Danny Boyby Daniel O'Carroll
- National hero Donal Walsh loses battle with cancer - teen's optimism and courage inspired thousands
- Irish professor with multiple sclerosis Marie Fleming loses landmark right-to-die case in Irish Supreme Court
- Irish government cracks down on scam motorists - stamp out loopholes to scrub penalty points
- Terminally ill Irish teen Donal Walsh makes emotional plea to end youth suicide - VIDEO
- Drunk Irish teen charged with threatening to kill Guyanan president - 17-year-old told bodyguards he'd like to shoot Donald Ramotar
Kerry teenager Dónal Walsh, whose optimism and courage in the face of a terminal cancer diagnosis saw him labelled a 'national hero', died last night aged 16.
Tributes from those inspired by Walsh's bravery have already flooded in. A Facebook page set up in his honour has already received almost 100,000 likes.
A terminally ill woman with multiple sclerosis has lost her landmark case in the Supreme Court challenging Ireland's absolute ban on euthanasia.
Marie Fleming (59) fought the case up to the country's most senior legal tribunal, requesting an assurance that her partner not be prosecuted for helping her end her life.
Road safety authorities in Ireland have begun a major crackdown on scam motorists, by outlawing a number of key loopholes used to get off penalty points.
Ireland's penalty point system was introduced in 2002 as a further disincentive for vehicle users to rack up driving offences.
An Irish teenager on a gap year in the small South American state of Guyana has been charged with threatening to kill the country's president.
Cillian Crosson, now seventeen years old, was a high-achieving student at his hometown of Dundalk, and has plead not guilty to the offense before a hearing of the local magistrate's court.
Prosecutors allege that the teen remarked that he would like to shoot incumbent president Donald Ramotar in the head, but lawyers for Mr Crosson have argued that the remarks were not intended seriously and were made in the course of a drunken conversation.
Irish Prime Minister Enda Kenny used a highly anticipated speech at the prestigious London School of Economics (LSE) yesterday afternoon to urge Britain to stay in the European Union (EU) and to set out Ireland's vision for the remainder of its presidency of the organization.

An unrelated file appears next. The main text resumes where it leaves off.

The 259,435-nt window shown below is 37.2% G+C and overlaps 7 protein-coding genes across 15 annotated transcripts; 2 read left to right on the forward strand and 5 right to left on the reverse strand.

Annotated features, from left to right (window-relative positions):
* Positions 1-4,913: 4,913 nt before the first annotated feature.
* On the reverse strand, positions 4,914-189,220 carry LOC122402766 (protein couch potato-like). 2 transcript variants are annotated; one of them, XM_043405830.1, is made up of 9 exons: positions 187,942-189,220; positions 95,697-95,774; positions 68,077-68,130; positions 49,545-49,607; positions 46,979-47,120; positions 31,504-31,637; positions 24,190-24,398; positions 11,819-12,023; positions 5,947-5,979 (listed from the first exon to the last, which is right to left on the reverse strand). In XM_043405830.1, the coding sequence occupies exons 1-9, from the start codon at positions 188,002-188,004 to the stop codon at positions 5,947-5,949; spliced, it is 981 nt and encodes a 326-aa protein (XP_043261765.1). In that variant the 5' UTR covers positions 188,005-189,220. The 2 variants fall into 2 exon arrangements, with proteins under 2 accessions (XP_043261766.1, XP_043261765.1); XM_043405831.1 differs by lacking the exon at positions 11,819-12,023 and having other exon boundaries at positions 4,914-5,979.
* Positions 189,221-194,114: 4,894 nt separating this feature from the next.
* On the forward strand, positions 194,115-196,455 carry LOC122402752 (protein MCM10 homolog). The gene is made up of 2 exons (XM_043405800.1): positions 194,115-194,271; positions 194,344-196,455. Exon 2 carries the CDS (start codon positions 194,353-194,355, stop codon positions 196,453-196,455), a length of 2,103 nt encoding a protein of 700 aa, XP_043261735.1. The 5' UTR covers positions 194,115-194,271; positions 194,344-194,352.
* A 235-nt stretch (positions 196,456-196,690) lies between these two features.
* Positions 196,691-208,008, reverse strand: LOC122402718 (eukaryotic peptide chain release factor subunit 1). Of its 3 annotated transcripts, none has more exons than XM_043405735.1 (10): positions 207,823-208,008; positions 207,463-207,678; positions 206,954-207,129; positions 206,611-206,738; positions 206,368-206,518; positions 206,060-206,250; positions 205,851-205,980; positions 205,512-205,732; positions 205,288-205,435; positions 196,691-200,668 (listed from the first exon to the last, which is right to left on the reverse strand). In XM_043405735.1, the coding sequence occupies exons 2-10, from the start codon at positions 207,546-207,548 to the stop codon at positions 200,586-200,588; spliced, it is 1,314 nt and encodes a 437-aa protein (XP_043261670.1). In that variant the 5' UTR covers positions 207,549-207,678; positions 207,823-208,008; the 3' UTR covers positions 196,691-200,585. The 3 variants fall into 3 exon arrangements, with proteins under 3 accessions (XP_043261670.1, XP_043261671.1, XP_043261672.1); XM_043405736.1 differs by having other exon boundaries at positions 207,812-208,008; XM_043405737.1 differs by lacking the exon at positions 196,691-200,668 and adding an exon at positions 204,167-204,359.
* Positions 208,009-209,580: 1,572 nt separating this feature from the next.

"We regard Britain's contribution to the EU as being of exceptional importance," the Prime Minister told the packed crowd.
Britain's best known chain of Irish pubs, O'Neills, it bracing itself for a world record attempt at the most number of people Irish dancing simultaneously this March.
The record breaking attempt will be made on March 14th, three days' before St Patricks Day, and will be held at the company's 49 pubs across the UK.
UK recruiters are reportedly stepping up efforts to head-hunt out of work Irish teachers, as jobs continue to run thin on the ground at home.
The teachers - many of whom have been unemployed for months - have been enticed by equal or more lucrative pay packets than what they would receive in Ireland.
Although precise figures on the number of students dropping out of third level education due to financial issues is impossible to quantify, the Union of Students in Ireland (USI) say the number is already high and could rise further if additional increases are made to the cost of attending third level.
The truck was carrying tiles and other parts for 'wee Daniel's' home when it careered precariously off a pier and into the waiting Atlantic below.
The call follows the upgrading of other traditionally less emphasized high school programmes, such as Religious Education, to the ranks of those subjects which can be taken in the Leaving Certificate, the finishing exam in the Irish high school system.
being spotted once again at a GAA match.
Despite a High Court warrant having being issued for his arrest some ten days ago, and an unsuccessful 'manhunt' launched to ascertain his whereabouts, Peter Daragh Quinn looked relaxed and carefree when he was photographed by the Irish Independent attending a football fixture on Sunday.
The anti-sponsorhip proposals tabled by the Minister of State (non-Cabinet Minister) seek to impose a ruthless crackdown on drinks sponsorship for both sporting and cultural events, and have already reportedly provoked dissension from full Cabinet Ministers including Minister for Sport and Tourism, Leo Varadkar.
escaped from what's been described as a low security part of Castlerea Prison are on the loose, prompting a nationwide search for the pair.
The meter-plunderers' escape is the second time this year that inmates have made a dash from detention facilities that certainly wouldn't give Alcatraz a run for its money: this April three escapees had to be re-captured after evading security personnel at an 'open prison', a kind of penal bed-and-breakfast where inmates are given a key to their own cells and trusted not to escape.